I’ve only recently been thinking about Gmail and its trial of grid view, though the trial has been happening since the end of March 2014.

The announcement had passed me by until I chatted to someone from an email build company that specialises in creative use of imagery. See this post on agile creative in email.

If you’re not familiar with Gmail’s grid view, it’s the ‘Pinterest-isation’ of the promotions tab in Gmail’s tabbed inbox, currently only for addresses that end in gmail.com.

There’s an example of such a ‘Pinterested’ inbox further down this post.

The tabbed inbox itself is a bit of a mixed blessing for marketers. On the one hand, it encourages intent on the part of the consumer. She only engages with promotions when she feels inclined to do so, and your message is less likely to have disappeared into the morass of personal or social email in other tabs.

On the other hand, she, the user, may never click on that promotions tab. The implications of such tendencies, I’ll go into further down this post.

But what are the implications of Gmail’s grid view? Here are some ideas…

The open is not the be-all and end-all?

Being able to surface a big ol’ hero image on an unopened email means that even if your recipients aren’t opening email, they may still be engaging with your brand in a way they wouldn’t with a subject line.

In some cases, an image can be used to convey pretty much the entirety of a message. An example, Kate Moss’ collection is launched at Top Shop. All the hero image has to do is show some nice threads and a date and bang I’m running out the door looking for that special blouse? Blouses are still a thing, right?

There has been some confusion about whether Google’s caching of images to its servers might stop senders from knowing if an email has been opened or not.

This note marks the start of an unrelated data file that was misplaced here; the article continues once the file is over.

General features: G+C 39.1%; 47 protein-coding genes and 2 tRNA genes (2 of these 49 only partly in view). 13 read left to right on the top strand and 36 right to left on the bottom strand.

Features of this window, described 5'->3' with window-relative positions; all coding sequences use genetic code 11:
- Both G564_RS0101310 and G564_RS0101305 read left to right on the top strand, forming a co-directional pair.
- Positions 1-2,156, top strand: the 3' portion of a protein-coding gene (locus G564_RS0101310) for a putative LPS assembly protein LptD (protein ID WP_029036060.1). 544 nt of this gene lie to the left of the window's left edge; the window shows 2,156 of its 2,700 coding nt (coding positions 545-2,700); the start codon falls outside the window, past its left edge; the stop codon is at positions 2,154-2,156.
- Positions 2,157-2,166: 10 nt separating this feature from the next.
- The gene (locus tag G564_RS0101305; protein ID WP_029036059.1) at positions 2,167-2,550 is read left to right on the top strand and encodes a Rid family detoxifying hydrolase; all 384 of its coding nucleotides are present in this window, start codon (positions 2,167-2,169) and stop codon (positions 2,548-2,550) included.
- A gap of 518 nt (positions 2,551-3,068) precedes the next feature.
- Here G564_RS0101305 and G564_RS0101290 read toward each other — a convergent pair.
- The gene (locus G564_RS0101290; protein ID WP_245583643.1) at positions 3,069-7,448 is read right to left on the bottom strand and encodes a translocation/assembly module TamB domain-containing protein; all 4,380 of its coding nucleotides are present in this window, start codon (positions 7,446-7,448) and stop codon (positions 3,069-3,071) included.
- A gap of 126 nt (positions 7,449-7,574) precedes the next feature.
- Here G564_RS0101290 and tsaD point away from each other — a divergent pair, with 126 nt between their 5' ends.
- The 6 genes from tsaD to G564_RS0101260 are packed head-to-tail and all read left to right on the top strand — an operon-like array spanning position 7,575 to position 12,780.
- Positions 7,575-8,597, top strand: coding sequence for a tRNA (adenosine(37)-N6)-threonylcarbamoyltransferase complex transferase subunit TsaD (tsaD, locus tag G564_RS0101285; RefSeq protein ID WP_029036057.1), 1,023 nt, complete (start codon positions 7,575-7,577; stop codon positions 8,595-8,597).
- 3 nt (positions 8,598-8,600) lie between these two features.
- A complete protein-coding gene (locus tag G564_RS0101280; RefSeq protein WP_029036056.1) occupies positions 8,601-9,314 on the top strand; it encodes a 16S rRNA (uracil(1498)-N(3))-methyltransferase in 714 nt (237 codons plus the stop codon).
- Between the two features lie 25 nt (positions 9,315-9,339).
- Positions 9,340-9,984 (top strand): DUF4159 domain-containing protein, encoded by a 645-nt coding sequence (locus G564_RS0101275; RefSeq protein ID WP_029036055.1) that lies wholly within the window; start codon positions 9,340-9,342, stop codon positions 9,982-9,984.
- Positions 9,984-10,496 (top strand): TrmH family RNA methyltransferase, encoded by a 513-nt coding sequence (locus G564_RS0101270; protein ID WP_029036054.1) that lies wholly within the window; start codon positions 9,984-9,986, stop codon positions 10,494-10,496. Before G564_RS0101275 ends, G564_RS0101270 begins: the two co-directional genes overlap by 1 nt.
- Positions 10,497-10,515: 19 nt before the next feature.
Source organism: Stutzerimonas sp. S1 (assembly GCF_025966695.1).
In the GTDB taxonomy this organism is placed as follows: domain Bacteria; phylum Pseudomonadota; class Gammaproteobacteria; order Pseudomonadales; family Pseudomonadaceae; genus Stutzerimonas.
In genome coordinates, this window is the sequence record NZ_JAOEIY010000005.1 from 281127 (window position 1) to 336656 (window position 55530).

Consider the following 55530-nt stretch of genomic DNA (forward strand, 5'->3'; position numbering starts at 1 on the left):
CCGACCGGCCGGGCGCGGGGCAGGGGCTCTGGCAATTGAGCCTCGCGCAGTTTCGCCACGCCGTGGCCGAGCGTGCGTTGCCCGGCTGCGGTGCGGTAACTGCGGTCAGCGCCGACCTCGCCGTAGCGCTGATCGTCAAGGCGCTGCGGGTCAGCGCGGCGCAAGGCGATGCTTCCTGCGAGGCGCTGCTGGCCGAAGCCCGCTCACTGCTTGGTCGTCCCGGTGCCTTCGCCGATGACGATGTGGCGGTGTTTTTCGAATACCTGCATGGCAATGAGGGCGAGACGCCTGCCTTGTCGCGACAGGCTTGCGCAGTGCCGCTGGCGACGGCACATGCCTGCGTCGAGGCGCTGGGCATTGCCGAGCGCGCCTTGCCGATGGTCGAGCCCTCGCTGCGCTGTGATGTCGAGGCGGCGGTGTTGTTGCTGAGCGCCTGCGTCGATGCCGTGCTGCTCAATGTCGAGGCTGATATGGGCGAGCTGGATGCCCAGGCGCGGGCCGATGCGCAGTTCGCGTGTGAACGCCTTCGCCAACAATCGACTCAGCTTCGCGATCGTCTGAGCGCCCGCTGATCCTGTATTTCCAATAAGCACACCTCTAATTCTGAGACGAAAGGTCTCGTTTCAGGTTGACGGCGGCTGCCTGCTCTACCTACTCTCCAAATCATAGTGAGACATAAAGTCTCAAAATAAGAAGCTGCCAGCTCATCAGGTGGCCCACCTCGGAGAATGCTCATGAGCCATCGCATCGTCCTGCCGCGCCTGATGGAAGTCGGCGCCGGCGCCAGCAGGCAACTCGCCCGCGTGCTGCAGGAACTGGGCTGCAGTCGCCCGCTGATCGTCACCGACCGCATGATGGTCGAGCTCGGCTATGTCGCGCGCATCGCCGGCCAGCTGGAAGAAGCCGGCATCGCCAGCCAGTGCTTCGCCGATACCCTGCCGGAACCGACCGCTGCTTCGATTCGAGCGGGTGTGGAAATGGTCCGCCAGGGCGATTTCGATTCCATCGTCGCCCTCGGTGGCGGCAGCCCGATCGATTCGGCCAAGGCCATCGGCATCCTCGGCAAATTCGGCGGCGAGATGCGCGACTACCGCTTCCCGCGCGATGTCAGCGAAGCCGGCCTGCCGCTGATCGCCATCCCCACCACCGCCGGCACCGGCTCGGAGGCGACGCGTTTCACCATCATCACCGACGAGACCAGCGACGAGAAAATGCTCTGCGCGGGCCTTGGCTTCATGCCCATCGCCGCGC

From what I can gather, this seems to be solvable with a no cache header, and Gmail’s showing of a hero image won’t interfere with open rate measurement. 

gmail grid view

The perfect use-case for agile creative?

Senders can use live images in this spot, like they can within an email. See the post I allude to in the intro to this post, for more detail on agile creative.

Essentially, one can download different images depending on time, location or device of opening. And if that hero image is pulling in live web content, conceivably the sender can change the offer, product, info therein.

Another reason to get on G+?

The little thumbnail image you can see in the image above, with a brand’s logo, this is pulled from verified G+ accounts.

So you better optimise this, like everything else you do. And there’s no better way to get verified than by taking the platform (semi)seriously and posting to it, increasing the fans in your circles until Google takes notice.

Guess what, you’re doing what Google loves, letting it know who you are, and letting your Google identity become your web identity.

Subject lines become less important?

This goes without saying, but I’ll say it. Those tricky subject lines designed to lure you in don’t matter anymore.

Sure the hero image can be used for the same purposes, but at least the recipient has more to go on. A picture paints a thousand words, which leads us on to..

Visuals now more important than text?

We’ve seen how much visuals can increase engagement rate on social. See the tweet below, which hauled in double the retweets it would have without a pic.

Facebook has also weighted images heavily compared to text, Twitter now shows them in its feed and allows for slideshows. Vine and Instagram allow lovely moving imagery in feed, too.

If you’re not on the beautiful bandwagon of beautiful imagery, you’re missing out. Not using an image in grid view will mean ‘white space of death’ in the preview box.

Of course, with grid view, you can specify which image displays. See Google Developers for more detail. 580 x 400 pixels is the optimum size for this spot.

Will Google further monetise Gmail?

Gmail, the free version, already shows ads of course.

But some people have pointed out that the tabbed inbox and grid view combined might allow Google to monetise this part of Gmail by charging senders.

The grid view means it would be ‘less weird’ if an email was pinned to the top of the inbox. Perhaps these emails could be shifted to the top of other tabs, where the ads currently display.

This might feel less intrusive to the recipient and be more valuable to senders than advertisers. 

These are just some early thoughts on the implications,  please let me know what you think below.